Friday, January 28, 2011

Calling Doctor Google

I had a pain this week. It was a sort of sharp pain below my knee, which radiated dull, hot pain all up and down my leg. "Oh, no!" I thought, "I've hurt myself, again".  So, I did what everyone does these days - I self diagnosed my problem using Google.

"Dr. Google, my leg hurts. I may have hurt it running. What could possibly be wrong?" I queried.

"Could be  periostitis" replied Dr. Google.

"Perio-what?" I replied.

"Sigh, yes, periostitis or Shin Splints" answered Dr. Google.

"Ahh! Shin splints. I can deal with that" I thought.

"Although, you have been running a lot lately, so we can't rule out Exertional-induced Compartment Syndrome. Could also be Achilles Tendonitis" replied the good doctor. "Or maybe Illiotibial Band Syndrome. Are you sure the pain isn't radiating from someplace higher? Hopefully, it's not your knee. Plica Syndrome can be really tough to treat."

"Uh, yeah, maybe, I don't know. My leg hurts..." I mumbled.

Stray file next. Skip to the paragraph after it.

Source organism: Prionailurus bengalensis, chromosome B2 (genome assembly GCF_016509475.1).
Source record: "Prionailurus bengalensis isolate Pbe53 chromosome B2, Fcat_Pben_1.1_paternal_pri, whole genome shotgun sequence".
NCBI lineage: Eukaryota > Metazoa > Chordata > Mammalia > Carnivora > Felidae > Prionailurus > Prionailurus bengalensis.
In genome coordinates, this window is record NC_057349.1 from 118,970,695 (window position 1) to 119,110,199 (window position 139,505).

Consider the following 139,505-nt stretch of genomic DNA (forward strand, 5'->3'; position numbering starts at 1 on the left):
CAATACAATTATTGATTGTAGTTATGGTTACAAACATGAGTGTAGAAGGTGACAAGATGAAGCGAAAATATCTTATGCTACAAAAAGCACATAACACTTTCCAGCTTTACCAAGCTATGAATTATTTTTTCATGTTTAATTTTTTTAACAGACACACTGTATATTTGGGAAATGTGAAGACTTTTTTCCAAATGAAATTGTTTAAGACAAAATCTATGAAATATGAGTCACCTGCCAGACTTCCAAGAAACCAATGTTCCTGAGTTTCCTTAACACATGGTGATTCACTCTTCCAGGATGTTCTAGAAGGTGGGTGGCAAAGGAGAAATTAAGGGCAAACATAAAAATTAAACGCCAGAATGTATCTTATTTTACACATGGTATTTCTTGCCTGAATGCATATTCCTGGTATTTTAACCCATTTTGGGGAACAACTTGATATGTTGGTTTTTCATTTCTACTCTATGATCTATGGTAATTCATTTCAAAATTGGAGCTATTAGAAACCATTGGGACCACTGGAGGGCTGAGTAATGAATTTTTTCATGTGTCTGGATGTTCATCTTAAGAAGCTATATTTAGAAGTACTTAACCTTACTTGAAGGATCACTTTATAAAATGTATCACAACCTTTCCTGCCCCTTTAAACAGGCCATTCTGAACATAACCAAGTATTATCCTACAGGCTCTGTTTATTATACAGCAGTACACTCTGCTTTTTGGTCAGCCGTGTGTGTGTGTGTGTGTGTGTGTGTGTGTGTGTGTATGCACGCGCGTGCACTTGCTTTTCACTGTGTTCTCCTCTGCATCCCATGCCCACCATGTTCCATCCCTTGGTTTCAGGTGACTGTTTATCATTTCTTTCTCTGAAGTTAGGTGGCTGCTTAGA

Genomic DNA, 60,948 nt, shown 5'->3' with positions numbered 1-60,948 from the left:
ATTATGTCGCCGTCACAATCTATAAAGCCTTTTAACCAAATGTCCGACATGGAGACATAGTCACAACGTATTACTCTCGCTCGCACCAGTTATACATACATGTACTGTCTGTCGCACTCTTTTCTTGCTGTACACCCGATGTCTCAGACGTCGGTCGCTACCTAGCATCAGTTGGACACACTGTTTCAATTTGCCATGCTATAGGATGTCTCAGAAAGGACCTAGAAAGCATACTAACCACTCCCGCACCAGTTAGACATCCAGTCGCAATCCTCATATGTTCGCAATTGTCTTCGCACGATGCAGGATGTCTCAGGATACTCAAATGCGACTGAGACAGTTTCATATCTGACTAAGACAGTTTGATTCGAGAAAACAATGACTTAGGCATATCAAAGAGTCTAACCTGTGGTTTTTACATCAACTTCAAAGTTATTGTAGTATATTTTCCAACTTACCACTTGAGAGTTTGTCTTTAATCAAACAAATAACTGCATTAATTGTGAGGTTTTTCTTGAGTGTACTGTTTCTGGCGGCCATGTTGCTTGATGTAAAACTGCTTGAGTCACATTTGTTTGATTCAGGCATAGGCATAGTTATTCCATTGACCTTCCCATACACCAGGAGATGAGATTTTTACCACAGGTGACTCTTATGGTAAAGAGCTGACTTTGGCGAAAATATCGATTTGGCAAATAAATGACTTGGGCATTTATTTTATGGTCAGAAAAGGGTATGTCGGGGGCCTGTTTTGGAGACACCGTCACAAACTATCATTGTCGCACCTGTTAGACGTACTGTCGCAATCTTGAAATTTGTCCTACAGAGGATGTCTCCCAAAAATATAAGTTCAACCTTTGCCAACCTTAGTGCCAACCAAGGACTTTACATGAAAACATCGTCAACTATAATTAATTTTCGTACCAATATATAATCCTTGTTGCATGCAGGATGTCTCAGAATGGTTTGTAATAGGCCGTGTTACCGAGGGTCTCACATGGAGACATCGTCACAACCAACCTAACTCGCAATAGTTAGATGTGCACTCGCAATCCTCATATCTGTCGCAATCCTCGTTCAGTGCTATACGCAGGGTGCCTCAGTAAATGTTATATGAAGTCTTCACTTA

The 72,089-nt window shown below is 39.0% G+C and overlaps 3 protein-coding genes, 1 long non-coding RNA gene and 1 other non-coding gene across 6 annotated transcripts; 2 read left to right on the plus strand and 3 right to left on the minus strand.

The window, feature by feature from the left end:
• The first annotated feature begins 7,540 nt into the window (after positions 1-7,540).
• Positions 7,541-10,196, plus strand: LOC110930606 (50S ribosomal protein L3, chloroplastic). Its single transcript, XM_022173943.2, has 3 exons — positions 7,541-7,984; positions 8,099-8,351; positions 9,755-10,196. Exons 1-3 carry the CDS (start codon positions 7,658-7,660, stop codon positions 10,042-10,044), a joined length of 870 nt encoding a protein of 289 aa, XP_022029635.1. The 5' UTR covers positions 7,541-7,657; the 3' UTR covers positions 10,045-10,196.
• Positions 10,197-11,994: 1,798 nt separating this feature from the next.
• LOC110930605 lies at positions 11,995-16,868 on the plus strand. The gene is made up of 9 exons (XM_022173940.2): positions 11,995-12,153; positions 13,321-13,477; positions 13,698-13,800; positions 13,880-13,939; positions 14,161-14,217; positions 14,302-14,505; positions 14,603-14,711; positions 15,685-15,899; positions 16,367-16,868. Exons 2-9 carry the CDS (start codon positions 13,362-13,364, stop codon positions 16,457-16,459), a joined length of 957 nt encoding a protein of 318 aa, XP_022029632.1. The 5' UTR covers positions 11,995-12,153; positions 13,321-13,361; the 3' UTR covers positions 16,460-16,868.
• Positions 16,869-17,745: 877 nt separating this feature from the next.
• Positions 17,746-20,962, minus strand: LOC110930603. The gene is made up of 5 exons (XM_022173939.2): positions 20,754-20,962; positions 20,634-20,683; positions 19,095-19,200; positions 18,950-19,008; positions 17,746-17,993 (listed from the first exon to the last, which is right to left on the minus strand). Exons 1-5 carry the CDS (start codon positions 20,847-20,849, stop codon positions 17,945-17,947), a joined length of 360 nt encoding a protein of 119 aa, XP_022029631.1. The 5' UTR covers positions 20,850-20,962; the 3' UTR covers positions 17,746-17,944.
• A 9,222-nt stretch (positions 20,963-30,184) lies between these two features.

"In that case, it could definitely be a Chondromalacia Patella or even something as simple as a Pulled Hamstring. Sometimes PH manifests lower in the leg. Of course, if we consider PH, we must consider causes higher in the chain. Do you hear or feel popping?" asked the doc.

"Umm, err, possibly..." I stammered.

"Could be something such as Snapping Hip Syndrome or Hip Bursitis. Perhaps you have Meralgia Paresthetica. If we can rule those out, then we should move on to more neurological causes, such as Peripheral Neuropathy. Have you had an Electromyography lately?" suggested Dr. G.

"A what? Why do you think I need a...." I was panicking now.

"However, barring a neurological diagnosis, we should investigate other causes of leg pain, such as Bone Cancer" intoned the sage of the inter-webs.

A chill ran down my spine.

"Of course, bone cancer could be metastatic so we would need to explore primary cancer sources, such as.."

I closed the browser window in a cold sweat and limped off to bed. My dreams that night were filled with hospital gowns, Bert from Sesame Street, and Osama Bin Laden.

When I woke the next morning, the pain in my leg was gone.

I hate Doctor Google.

Friday, January 21, 2011

The Strange Effects of Running by Feel